When we moved to Israel 20 years ago, we were full of positive hopes and dreams for the future. Israel, we believed, was an ideal place to raise Jewish kids. We looked forward to a life filled with religious inspiration, national unity, freedom, and independence for our children.
And that’s exactly what we got.
Countless times since we made the move to Israel, I’ve felt lucky that we were able to make this decision for our family. I’ve seen our kids grow up with a deep appreciation for their history and culture, in a way that I don’t think would have been possible had we stayed in the U.S. To my children, the Torah isn’t an ancient tome; it is their very own history book, and an accessible guide for their everyday actions. They are familiar with the places mentioned within- we follow the same paths walked by our forefathers 2000 years ago. My kids understand the plants and animals of the Tanach, along with the weather patterns and local topography, all relevant to a deeper understanding of our holy texts.
Whether on Yom Ha’atzmaut (Israel’s Independence Day) or at any other time of the year, I can see my children’s deep identification with the land of their people, their pride in our nationhood. The songs they sing are of a people that persists, a land built up, a country that belongs to them.
As far as freedom and independence goes, my children have grown up in a way that reminds me of a 1950’s television series. Despite Israel’s international reputation as a war zone, my kids have been safe to roam free, take busses to distant locations, and shop by themselves from a young age. On Shabbat afternoon, my small children entertain themselves in our traffic-free neighborhood all on their own, wandering from our backyard to the park, to one friend’s kitchen to the next without ever having to worry about crossing the street safely. As they grow, I’ve seen my kids take on responsibility that I never had as a teen, look for ways to pay their own way, and develop a love of non-materialistic pursuits. Trips to watch the sunset with a pakal (portable coffee and tea set) or dip in a local spring are the stuff of teenage life here in Israel.
When we moved here 20 years ago, our daughter and son were just 2 years and 8 months old. Army service hardly appeared on our list of concerns at that point. Instead, we hoped and prayed for peace in the future.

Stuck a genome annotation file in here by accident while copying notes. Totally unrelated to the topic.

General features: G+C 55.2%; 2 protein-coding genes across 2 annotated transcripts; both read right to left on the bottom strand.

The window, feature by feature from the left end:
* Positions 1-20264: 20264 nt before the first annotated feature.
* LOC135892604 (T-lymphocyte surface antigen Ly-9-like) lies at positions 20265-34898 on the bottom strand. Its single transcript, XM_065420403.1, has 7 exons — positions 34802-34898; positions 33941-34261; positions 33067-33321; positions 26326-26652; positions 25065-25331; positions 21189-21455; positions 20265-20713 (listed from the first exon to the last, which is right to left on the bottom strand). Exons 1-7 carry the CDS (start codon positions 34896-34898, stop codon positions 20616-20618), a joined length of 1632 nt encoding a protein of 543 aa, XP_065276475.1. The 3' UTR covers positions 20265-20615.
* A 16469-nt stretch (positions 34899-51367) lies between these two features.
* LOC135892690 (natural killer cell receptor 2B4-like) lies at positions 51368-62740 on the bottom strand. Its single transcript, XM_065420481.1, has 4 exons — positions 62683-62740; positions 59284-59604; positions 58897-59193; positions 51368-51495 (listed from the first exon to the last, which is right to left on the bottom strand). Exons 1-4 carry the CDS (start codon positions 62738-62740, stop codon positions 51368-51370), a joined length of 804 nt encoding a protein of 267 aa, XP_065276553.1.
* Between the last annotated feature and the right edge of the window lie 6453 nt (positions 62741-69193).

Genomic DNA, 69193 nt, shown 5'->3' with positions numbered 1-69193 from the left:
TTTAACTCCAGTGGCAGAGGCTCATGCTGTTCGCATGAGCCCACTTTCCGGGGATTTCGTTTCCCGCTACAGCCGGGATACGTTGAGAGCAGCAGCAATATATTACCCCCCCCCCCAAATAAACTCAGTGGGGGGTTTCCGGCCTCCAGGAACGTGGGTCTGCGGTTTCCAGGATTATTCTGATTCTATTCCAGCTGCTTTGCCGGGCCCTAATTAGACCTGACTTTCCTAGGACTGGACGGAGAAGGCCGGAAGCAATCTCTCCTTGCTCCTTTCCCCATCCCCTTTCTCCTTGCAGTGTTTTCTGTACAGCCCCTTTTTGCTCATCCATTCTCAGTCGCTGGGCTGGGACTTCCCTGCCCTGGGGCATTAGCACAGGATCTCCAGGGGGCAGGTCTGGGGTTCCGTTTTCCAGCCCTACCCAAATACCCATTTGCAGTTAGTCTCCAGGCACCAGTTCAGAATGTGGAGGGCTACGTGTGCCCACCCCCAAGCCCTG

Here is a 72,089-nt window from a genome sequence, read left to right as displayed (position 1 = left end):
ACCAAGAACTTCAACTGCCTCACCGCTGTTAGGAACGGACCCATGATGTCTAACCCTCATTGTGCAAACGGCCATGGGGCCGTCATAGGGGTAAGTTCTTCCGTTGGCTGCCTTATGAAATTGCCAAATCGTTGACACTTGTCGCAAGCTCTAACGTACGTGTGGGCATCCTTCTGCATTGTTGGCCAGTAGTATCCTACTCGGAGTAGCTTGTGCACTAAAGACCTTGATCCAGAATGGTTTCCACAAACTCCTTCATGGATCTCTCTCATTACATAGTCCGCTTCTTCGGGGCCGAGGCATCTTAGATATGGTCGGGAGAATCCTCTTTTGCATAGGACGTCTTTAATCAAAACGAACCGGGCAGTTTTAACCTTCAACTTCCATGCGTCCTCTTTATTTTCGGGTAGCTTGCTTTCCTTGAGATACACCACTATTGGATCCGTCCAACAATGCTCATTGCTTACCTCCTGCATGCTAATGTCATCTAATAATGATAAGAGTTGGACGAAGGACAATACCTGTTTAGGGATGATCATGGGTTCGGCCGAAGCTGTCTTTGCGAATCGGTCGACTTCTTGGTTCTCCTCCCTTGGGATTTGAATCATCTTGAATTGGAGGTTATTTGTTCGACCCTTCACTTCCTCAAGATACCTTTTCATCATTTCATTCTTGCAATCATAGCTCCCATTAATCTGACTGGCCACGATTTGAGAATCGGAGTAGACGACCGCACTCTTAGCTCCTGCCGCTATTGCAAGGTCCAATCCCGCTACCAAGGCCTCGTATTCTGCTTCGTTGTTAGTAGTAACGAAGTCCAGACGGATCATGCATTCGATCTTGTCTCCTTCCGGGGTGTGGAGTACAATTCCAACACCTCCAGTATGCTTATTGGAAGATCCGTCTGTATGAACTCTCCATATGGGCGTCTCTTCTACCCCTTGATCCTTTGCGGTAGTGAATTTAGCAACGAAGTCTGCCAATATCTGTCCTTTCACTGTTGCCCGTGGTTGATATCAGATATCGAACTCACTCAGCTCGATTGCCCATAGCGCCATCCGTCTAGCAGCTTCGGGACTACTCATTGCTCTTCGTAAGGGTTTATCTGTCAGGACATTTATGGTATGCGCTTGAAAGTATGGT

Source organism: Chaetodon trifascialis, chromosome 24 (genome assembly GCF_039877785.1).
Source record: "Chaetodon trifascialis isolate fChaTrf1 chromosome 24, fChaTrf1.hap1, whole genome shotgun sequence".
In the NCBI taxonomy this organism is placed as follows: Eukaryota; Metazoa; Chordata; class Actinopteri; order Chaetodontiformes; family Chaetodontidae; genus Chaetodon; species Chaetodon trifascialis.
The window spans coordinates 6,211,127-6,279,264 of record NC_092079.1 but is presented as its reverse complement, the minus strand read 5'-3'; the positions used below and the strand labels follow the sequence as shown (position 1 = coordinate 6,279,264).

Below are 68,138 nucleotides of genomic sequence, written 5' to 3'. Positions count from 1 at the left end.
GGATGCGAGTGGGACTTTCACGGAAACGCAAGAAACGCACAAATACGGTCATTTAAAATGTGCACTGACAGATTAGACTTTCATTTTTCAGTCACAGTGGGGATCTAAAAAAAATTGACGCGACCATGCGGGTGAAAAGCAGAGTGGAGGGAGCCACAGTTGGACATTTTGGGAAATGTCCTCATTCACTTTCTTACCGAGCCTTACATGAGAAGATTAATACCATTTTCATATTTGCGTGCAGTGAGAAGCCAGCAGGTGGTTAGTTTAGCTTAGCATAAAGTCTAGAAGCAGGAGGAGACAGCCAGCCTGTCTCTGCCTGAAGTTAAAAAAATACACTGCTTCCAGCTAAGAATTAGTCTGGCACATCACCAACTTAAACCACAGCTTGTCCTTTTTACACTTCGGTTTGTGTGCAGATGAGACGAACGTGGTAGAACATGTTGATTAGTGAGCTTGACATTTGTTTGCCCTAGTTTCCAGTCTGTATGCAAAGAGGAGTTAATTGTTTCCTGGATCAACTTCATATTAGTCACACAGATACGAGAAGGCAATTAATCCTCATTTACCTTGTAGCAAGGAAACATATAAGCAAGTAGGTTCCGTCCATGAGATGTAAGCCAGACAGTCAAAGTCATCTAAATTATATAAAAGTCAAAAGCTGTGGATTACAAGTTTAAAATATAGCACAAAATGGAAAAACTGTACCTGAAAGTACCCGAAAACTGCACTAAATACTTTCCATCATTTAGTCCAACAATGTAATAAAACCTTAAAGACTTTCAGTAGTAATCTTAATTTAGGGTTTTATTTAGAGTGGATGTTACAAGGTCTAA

Twenty years later, we find ourselves sending our very own son into war.
I never imagined the strange cacophony of thoughts and emotions that could flood my brain at this moment. My skin feels prickly and my heart flutters. I am afraid. Proud. Hopeful. Even thankful. Our son has been cast into the role of our protector. This is so strange, when for the last twenty years we have always been the ones to protect him.
Still, my heart says that ensuring my kids’ safety into adulthood is about so much more than keeping them immediately, physically safe. Would I want my children to grow up imagining that they live in a world where they will always be coddled and protected? Imagining that the rest of the world will look out for the Jewish people? To me, this illusion seems like a potential cause for much danger.
We all want our little kids to feel safe. But as they mature, a necessary part of growth is to come to the adult understanding that we must protect ourselves and our loved ones. And our people. Especially as Jews, we cannot depend on anyone else to ensure our nation’s safety. The lessons we’ve learned from thousands of years of Jewish history have taught us that.
My son, the soldier, knows this.
When he entered the army, I never really imagined that he would be heading into the combat zone, in the middle of an incredibly dangerous and brutal war. I am frightened. But I am also so proud that he has stepped into the role of a defender of our people, one who sets out to protect our safety as Jews in a world of uncertainty. As scared as I am at this moment, I am completely at peace with our decision to raise our family here. I am filled with pride that my son values our nation’s long-term freedom and survival more than his immediate comfort and safety.
May all of our soldiers and loved ones return home unharmed; may they all continue to fight for the strength of the Jewish people with their acts and deeds for many years to come.